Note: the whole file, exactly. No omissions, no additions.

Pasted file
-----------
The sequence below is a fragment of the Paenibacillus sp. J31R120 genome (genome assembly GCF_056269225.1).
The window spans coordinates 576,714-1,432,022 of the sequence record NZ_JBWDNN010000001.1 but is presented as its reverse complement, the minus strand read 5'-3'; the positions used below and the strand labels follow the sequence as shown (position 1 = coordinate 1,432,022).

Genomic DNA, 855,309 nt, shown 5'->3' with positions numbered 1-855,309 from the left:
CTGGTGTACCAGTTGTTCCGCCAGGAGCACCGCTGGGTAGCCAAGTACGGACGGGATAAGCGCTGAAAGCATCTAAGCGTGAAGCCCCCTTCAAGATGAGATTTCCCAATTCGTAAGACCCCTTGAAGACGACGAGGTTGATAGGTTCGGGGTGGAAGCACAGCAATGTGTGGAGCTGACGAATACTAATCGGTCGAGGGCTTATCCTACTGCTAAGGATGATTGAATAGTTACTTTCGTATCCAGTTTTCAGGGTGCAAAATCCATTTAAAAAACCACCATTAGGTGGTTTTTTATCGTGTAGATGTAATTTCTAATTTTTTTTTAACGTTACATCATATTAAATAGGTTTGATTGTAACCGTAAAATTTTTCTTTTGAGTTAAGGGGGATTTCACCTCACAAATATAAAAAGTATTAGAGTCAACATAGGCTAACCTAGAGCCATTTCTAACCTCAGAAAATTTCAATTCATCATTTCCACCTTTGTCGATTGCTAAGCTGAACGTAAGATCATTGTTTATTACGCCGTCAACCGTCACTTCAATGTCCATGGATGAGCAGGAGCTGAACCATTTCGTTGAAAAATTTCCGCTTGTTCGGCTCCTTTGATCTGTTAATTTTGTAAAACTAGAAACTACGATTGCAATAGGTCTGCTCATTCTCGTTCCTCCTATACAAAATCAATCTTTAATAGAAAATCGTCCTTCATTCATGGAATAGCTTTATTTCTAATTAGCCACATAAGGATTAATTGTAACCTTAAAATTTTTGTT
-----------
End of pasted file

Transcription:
The sequence below is a fragment of the Paenibacillus sp. J31R120 genome (genome assembly GCF_056269225.1).
The window spans coordinates 576,714-1,432,022 of the sequence record NZ_JBWDNN010000001.1 but is presented as its reverse complement, the minus strand read 5'-3'; the positions used below and the strand labels follow the sequence as shown (position 1 = coordinate 1,432,022).

Genomic DNA, 855,309 nt, shown 5'->3' with positions numbered 1-855,309 from the left:
CTGGTGTACCAGTTGTTCCGCCAGGAGCACCGCTGGGTAGCCAAGTACGGACGGGATAAGCGCTGAAAGCATCTAAGCGTGAAGCCCCCTTCAAGATGAGATTTCCCAATTCGTAAGACCCCTTGAAGACGACGAGGTTGATAGGTTCGGGGTGGAAGCACAGCAATGTGTGGAGCTGACGAATACTAATCGGTCGAGGGCTTATCCTACTGCTAAGGATGATTGAATAGTTACTTTCGTATCCAGTTTTCAGGGTGCAAAATCCATTTAAAAAACCACCATTAGGTGGTTTTTTATCGTGTAGATGTAATTTCTAATTTTTTTTTAACGTTACATCATATTAAATAGGTTTGATTGTAACCGTAAAATTTTTCTTTTGAGTTAAGGGGGATTTCACCTCACAAATATAAAAAGTATTAGAGTCAACATAGGCTAACCTAGAGCCATTTCTAACCTCAGAAAATTTCAATTCATCATTTCCACCTTTGTCGATTGCTAAGCTGAACGTAAGATCATTGTTTATTACGCCGTCAACCGTCACTTCAATGTCCATGGATGAGCAGGAGCTGAACCATTTCGTTGAAAAATTTCCGCTTGTTCGGCTCCTTTGATCTGTTAATTTTGTAAAACTAGAAACTACGATTGCAATAGGTCTGCTCATTCTCGTTCCTCCTATACAAAATCAATCTTTAATAGAAAATCGTCCTTCATTCATGGAATAGCTTTATTTCTAATTAGCCACATAAGGATTAATTGTAACCTTAAAATTTTTGTT